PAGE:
The Crimson 

The only Harvard institution more widely participated in and simultaneously widely hated than maybe Ec10, The Harvard Crimson, your friendly hometown daily, is part-legitimate news source, part-dining hall conversation fodder (did you see that dumb editorial?). If you’re like any of the literally of hundreds of other kids at this school, you’ll probably find yourself comping Cambridge’s only breakfast daily at some point during your four years here—likely in your first year, not that senior fall isn’t the perfect time to try something new. Between a news board, business board, arts board, design board, editorial board, tech board (this list goes on), you could probably force yourself to choose some kind of resume-padding activity, or at least that’s what they’ll tell you. Not that membership on The Crimson will catapult you into Harvard’s social elite (breaking news!); they seem to spend most of their time hanging out—and occasionally making out—with each other at parties that more closely resemble your quaint family barbecues than the college blow-outs you imagine are taking place somewhere in the world. Even if you don’t comp, though, you’ll probably find yourself reading and maybe even laughing at (not laughing with) a Crimson article or two during your years in Cambridge. Oh, and the Lampoon will steal their shit every once in a while, which even the most casual Crimson hater can appreciate—fuck that chair for no reason in particular. Occasionally, a story in the paper may make you thankful that there are a few no-lifer kids slaving away on the paper instead of, you know, doing their readings and having fun with their lives and all that.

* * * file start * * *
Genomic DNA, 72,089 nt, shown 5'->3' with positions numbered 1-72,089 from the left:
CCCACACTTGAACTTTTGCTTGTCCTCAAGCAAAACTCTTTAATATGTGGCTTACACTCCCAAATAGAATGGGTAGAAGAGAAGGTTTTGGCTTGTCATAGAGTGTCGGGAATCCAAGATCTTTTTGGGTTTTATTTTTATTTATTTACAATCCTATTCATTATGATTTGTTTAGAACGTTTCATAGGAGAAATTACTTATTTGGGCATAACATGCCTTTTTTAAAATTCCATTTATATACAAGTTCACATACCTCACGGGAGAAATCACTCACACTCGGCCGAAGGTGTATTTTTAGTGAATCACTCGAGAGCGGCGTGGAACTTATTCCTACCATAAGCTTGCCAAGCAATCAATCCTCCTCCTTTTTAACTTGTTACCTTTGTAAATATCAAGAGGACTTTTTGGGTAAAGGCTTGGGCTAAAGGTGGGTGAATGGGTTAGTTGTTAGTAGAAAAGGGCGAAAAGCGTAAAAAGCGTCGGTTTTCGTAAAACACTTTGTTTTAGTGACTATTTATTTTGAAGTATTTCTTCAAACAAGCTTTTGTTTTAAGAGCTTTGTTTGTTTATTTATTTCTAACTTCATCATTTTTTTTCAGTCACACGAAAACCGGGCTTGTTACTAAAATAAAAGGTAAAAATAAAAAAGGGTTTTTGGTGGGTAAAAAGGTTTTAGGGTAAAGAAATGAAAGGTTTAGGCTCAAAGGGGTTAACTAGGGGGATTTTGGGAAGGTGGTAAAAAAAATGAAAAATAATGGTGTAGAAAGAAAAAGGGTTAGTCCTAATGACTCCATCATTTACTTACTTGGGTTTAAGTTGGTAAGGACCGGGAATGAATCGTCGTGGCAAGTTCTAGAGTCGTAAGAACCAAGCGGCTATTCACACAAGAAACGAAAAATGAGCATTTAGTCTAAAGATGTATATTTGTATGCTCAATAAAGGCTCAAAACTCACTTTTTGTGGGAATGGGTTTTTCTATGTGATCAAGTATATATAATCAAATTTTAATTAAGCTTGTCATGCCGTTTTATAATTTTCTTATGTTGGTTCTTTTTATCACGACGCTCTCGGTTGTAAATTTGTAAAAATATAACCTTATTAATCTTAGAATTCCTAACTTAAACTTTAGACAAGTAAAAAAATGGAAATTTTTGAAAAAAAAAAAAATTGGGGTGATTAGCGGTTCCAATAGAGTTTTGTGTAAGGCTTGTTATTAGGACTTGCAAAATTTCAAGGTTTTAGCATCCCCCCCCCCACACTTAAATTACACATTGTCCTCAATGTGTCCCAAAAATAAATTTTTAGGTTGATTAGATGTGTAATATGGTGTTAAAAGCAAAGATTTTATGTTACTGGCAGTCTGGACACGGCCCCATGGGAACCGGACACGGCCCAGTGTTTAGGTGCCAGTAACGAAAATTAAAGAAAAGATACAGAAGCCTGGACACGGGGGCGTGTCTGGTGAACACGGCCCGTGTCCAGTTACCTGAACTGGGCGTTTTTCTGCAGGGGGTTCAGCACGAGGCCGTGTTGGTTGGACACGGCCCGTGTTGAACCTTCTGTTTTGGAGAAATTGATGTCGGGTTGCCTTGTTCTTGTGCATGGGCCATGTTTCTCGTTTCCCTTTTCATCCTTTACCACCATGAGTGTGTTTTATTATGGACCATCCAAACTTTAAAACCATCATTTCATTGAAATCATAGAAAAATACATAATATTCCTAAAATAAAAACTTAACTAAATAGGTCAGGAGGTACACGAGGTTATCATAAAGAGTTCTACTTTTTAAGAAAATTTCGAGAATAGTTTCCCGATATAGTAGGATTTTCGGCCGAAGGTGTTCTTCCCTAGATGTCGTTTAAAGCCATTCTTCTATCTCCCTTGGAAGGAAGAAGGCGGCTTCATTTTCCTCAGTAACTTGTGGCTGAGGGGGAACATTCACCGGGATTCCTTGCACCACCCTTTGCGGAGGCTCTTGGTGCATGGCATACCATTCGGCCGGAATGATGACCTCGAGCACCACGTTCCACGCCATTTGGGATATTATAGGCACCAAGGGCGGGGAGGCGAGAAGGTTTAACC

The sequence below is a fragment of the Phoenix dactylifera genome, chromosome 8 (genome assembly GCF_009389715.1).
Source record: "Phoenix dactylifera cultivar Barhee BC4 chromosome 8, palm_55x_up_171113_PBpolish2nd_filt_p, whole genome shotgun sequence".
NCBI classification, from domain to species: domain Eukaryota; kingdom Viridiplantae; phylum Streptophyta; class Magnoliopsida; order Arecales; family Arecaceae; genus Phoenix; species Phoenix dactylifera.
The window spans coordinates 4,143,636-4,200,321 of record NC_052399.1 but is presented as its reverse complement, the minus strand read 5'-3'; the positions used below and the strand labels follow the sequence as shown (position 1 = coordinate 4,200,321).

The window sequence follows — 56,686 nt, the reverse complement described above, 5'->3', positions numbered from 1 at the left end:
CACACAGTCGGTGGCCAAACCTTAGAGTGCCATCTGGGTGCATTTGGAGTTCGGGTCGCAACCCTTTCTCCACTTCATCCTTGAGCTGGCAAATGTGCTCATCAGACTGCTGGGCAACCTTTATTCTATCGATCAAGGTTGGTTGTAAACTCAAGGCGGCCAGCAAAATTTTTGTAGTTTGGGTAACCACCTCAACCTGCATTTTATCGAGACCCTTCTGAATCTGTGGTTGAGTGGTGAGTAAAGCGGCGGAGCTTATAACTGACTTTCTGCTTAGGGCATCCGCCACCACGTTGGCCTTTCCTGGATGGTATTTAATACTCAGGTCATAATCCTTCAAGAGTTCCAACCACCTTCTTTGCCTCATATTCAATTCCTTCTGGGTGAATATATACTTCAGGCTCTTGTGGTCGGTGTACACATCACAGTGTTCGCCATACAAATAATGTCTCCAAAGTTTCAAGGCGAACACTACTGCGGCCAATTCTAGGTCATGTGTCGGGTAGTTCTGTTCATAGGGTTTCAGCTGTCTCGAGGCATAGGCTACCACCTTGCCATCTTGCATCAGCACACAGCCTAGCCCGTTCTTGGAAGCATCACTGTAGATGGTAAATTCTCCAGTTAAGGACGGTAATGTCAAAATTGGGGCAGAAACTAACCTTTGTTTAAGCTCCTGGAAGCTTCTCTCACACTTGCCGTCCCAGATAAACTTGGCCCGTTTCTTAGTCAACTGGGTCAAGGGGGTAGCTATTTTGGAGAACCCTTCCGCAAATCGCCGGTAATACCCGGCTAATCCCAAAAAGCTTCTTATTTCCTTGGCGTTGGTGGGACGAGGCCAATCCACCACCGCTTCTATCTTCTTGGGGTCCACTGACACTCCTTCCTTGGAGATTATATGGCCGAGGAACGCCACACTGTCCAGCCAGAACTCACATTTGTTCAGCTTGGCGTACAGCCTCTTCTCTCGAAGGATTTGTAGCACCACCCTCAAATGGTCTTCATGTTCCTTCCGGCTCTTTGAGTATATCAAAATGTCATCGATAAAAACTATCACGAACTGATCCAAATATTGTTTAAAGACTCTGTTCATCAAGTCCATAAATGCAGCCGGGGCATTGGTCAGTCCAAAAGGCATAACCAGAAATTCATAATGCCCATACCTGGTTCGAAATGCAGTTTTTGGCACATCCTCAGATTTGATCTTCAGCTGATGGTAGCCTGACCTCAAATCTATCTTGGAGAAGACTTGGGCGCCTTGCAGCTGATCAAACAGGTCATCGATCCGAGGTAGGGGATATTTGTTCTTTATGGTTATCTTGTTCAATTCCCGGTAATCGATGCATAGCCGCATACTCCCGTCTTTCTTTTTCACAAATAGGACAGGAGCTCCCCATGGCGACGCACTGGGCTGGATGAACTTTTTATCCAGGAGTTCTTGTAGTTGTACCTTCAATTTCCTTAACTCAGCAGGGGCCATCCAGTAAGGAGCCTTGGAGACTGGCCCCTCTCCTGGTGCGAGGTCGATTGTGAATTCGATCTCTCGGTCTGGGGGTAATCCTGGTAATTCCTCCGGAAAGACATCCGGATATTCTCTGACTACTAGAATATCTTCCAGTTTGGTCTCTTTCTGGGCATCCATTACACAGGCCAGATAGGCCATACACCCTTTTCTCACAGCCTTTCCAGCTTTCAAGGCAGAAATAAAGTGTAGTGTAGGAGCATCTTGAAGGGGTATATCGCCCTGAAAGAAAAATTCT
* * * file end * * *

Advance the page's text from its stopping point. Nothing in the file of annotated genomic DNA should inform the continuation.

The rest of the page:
That Applied Math/Ec concentration have you feeling that maybe you should, you know, stop being such a selfish shit and help someone else every once in a while? Your sociology concentration have you feeling like a lone-warrior out to save the world and leave it better than you found it? Your English concentration have you feeling like little kids are hilarious assholes that you want to hang out with and laugh at? Well, sorry—Harvard’s got nothing for you. Just a lot of books and polysyllabic words. Kidding! (Kind of.) Anyway, there’s PBHA, short for Phillips Brooks House Association. An umbrella organization—unfortunately, this does not mean it will keep you dry in a rainstorm—PBHA organizes and funds a bunch of individual service programs in the Greater Boston area. Save the environment, save the children, you name it—you and PBHA can save it. That’s how community service works, right? The time commitment and general tenor of the programs within PBHA can vary a lot, so make sure to ask around at one of the semesterly open-houses—weekends or tuesdays? Two hours a week or twenty?—before choosing your cause.

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Francesca Malatesta,  Editor in Chief
Jessica Luo, Publishing Director